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The goal of this page is to collect, curate, and distill information about what does independent mean in a W3C context in general, and as it applies to the W3C Process, and the Success Criteria of (most) Working Group Charters.

This is part of the 2024 AB Priority Project: Interoperability and the Role of Independent Implementations ("3Is project").


Articles and blog posts on the topic of independent (implementations) in standards:

  • ...

[Qing An] Some articles or reports I find relevant:

  • 1996-10 RFC2026 The Internet Standards Process -- Revision 3
    • "In general, an Internet Standard is a specification that is stable and well-understood, is technically competent, has multiple, independent, and interoperable implementations with substantial operational experience, enjoys significant public support, and is recognizably useful in some or all parts of the Internet."
    • "Thus, a candidate specification must be implemented and tested for correct operation and interoperability by multiple independent parties and utilized in increasingly demanding environments, before it can be adopted as an Internet Standard."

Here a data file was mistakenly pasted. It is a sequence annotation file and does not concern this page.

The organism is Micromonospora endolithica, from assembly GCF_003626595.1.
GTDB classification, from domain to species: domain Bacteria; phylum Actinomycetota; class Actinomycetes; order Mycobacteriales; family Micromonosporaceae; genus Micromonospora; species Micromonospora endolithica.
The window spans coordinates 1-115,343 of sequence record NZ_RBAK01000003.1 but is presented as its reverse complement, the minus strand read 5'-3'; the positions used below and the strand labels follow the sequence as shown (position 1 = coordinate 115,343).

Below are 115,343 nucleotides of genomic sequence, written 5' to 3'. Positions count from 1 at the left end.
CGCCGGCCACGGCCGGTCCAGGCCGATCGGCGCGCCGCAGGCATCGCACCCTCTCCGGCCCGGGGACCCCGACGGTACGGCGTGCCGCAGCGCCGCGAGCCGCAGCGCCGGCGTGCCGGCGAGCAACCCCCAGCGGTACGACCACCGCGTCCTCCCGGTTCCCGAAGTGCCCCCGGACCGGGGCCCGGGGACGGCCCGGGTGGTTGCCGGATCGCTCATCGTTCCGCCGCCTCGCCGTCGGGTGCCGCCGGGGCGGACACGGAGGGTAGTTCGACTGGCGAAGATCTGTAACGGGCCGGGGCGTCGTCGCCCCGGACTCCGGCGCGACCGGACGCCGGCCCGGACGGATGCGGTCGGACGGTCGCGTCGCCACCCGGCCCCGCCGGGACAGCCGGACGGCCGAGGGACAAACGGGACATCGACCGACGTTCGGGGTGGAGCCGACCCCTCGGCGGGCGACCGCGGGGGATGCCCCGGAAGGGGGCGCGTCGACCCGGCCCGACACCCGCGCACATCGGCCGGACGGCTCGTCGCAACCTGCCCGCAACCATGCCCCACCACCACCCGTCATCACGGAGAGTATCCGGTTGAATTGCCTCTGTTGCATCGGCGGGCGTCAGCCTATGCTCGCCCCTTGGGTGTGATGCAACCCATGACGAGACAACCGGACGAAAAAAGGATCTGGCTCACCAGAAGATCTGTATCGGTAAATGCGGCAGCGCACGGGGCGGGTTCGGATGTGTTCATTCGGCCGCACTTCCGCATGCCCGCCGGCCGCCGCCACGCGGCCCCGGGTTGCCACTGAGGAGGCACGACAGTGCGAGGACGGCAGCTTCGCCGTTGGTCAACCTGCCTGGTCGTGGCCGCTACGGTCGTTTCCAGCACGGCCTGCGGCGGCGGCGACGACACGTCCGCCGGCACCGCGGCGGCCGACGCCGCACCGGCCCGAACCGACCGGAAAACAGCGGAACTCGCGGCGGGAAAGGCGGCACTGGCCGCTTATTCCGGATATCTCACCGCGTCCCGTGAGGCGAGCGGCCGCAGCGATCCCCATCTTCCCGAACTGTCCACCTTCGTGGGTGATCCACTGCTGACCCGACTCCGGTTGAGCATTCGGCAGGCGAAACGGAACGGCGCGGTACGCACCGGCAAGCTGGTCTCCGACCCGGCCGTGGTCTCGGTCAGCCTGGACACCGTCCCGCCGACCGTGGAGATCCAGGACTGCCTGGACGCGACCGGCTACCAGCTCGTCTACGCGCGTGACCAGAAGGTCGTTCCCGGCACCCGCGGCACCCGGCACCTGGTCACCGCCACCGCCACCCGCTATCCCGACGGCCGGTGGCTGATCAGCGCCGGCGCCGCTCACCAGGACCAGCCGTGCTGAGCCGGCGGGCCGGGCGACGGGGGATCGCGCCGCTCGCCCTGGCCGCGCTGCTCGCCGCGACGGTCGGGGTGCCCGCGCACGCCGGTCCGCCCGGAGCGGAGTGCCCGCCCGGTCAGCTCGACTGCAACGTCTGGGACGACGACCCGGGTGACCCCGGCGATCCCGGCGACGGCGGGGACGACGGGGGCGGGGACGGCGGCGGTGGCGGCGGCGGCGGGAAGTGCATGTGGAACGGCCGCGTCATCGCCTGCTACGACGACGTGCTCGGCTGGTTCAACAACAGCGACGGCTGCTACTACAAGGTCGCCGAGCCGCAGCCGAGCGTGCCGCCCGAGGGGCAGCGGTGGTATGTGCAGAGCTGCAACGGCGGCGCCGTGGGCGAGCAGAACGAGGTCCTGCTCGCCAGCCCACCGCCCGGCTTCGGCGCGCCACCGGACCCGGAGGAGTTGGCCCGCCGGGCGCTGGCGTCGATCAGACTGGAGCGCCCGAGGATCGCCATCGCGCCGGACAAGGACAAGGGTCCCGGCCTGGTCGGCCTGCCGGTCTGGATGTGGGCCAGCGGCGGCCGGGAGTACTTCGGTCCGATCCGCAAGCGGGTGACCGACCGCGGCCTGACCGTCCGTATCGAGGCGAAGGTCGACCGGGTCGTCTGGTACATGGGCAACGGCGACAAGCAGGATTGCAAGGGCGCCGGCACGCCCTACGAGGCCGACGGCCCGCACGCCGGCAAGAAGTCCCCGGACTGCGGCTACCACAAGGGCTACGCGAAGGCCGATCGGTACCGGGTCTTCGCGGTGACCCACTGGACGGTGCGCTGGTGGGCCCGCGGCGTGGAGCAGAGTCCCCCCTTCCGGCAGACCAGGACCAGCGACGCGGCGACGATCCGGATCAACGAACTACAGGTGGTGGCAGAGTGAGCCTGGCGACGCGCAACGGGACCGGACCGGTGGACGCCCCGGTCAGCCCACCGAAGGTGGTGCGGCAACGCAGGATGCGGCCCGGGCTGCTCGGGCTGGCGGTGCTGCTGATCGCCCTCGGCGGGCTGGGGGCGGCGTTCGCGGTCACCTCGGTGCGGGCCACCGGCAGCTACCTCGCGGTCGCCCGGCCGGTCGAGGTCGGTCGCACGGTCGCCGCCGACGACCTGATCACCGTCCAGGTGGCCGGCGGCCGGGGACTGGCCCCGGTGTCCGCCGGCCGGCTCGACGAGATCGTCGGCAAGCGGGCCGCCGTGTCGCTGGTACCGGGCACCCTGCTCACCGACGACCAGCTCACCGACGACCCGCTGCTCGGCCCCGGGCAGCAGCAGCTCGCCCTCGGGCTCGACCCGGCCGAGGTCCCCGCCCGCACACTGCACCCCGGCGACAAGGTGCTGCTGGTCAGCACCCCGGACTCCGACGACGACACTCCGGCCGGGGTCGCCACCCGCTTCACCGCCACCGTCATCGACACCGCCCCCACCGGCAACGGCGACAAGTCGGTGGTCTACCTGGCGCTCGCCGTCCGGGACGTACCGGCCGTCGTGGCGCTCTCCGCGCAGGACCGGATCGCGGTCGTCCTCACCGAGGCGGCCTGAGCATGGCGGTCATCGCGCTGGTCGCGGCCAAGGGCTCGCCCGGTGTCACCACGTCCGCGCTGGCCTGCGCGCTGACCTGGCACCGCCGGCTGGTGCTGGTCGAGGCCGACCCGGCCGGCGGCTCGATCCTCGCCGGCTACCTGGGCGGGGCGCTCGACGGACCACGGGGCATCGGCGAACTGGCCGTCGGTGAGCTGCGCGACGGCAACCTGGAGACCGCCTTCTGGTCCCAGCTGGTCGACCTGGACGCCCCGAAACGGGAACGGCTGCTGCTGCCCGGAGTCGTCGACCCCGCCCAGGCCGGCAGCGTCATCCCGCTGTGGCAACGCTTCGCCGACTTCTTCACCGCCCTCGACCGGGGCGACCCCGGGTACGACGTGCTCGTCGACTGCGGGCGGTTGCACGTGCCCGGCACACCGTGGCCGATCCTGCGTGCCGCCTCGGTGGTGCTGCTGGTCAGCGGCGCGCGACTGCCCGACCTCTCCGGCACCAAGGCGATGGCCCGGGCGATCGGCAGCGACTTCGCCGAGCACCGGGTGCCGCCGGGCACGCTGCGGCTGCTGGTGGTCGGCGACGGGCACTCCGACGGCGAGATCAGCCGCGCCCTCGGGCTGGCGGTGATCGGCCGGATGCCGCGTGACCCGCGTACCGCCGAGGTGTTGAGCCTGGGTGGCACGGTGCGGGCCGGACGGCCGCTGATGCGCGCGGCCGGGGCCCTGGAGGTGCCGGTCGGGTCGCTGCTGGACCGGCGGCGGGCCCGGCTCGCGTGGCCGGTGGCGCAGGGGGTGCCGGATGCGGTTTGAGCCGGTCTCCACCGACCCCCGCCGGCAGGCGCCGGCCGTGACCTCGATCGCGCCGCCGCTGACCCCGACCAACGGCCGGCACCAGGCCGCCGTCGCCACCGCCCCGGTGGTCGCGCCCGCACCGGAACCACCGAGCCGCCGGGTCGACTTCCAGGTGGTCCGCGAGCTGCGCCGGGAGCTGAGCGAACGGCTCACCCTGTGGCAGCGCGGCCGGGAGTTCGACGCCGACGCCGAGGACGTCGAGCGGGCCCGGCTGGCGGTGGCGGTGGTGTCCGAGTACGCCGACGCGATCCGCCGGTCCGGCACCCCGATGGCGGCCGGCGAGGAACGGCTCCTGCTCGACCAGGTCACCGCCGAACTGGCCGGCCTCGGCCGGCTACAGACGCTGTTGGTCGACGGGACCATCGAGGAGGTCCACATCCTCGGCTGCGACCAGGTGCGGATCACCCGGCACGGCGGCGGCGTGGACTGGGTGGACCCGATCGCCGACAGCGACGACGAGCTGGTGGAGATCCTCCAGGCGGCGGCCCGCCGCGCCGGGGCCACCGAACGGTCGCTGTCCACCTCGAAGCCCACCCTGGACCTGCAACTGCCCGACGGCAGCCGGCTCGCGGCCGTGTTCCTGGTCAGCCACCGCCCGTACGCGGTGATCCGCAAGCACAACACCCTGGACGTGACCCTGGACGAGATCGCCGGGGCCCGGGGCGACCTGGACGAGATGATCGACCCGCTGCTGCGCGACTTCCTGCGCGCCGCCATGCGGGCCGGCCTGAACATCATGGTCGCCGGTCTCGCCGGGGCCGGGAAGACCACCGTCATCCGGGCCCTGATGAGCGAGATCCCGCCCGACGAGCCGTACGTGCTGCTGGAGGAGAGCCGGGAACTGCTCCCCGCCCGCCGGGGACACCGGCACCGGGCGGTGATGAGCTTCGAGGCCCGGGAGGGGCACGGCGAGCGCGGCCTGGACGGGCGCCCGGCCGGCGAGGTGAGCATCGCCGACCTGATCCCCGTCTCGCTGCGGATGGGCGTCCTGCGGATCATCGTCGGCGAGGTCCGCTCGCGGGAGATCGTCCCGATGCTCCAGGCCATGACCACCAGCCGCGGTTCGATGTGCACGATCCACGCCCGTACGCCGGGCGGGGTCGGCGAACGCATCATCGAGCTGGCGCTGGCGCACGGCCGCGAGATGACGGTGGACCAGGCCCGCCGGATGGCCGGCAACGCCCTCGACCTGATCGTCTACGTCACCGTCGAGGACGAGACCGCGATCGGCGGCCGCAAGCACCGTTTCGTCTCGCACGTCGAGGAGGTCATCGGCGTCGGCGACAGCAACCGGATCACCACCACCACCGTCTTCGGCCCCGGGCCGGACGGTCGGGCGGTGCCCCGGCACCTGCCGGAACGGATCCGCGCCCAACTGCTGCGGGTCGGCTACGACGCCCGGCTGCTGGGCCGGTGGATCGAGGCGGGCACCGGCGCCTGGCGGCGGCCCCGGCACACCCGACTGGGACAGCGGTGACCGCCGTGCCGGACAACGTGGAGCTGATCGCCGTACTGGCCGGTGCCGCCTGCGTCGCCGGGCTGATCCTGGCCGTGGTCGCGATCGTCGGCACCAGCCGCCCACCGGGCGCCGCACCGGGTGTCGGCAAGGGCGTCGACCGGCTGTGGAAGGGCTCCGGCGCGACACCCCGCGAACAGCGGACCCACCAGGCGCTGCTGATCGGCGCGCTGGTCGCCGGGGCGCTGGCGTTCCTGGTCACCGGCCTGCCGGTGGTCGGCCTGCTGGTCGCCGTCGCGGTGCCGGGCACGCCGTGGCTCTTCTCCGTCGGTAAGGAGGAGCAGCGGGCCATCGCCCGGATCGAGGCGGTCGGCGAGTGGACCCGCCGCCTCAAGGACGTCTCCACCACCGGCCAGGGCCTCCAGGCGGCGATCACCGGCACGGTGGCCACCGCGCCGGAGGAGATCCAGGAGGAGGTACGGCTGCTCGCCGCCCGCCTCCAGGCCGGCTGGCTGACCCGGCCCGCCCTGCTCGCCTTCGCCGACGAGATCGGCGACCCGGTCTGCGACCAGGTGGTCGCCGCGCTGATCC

• 2009-09 RFC5657 Guidance on Interoperation and Implementation Reports for Advancement to Draft Standard
    • "Independent implementations should be written by different people at different organizations using different code and protocol libraries. If it's necessary to relax this definition, it can be relaxed as long as there is evidence to show that success is due more to the quality of the protocol than to out-of-band understandings or common code. If there are only two implementations of an undeployed protocol, the report SHOULD identify the implementations and their "genealogy" (which libraries were used or where the codebase came from)."

See Also